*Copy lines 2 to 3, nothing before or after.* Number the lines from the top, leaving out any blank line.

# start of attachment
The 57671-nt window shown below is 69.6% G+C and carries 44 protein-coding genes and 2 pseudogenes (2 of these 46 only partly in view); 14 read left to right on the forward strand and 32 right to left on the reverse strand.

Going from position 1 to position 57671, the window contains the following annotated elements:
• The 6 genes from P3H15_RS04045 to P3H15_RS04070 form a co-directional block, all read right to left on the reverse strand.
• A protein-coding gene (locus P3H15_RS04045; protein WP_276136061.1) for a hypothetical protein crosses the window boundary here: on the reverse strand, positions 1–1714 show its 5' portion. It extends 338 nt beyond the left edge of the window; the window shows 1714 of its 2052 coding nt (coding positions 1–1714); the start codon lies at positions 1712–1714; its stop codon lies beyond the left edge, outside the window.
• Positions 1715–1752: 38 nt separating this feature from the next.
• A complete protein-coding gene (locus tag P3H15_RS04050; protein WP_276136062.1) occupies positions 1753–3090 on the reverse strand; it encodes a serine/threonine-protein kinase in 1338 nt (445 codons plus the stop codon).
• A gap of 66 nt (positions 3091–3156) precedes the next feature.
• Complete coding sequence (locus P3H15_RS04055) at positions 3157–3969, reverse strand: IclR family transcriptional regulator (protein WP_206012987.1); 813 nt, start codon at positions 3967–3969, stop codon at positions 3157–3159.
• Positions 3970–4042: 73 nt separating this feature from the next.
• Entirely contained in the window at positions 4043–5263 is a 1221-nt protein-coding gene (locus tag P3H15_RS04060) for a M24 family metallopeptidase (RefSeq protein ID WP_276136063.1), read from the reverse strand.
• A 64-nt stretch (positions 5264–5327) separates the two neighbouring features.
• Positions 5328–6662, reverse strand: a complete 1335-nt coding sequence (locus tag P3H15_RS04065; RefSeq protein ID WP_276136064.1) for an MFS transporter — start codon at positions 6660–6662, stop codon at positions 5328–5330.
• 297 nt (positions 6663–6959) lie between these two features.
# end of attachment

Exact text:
Going from position 1 to position 57671, the window contains the following annotated elements:
• The 6 genes from P3H15_RS04045 to P3H15_RS04070 form a co-directional block, all read right to left on the reverse strand.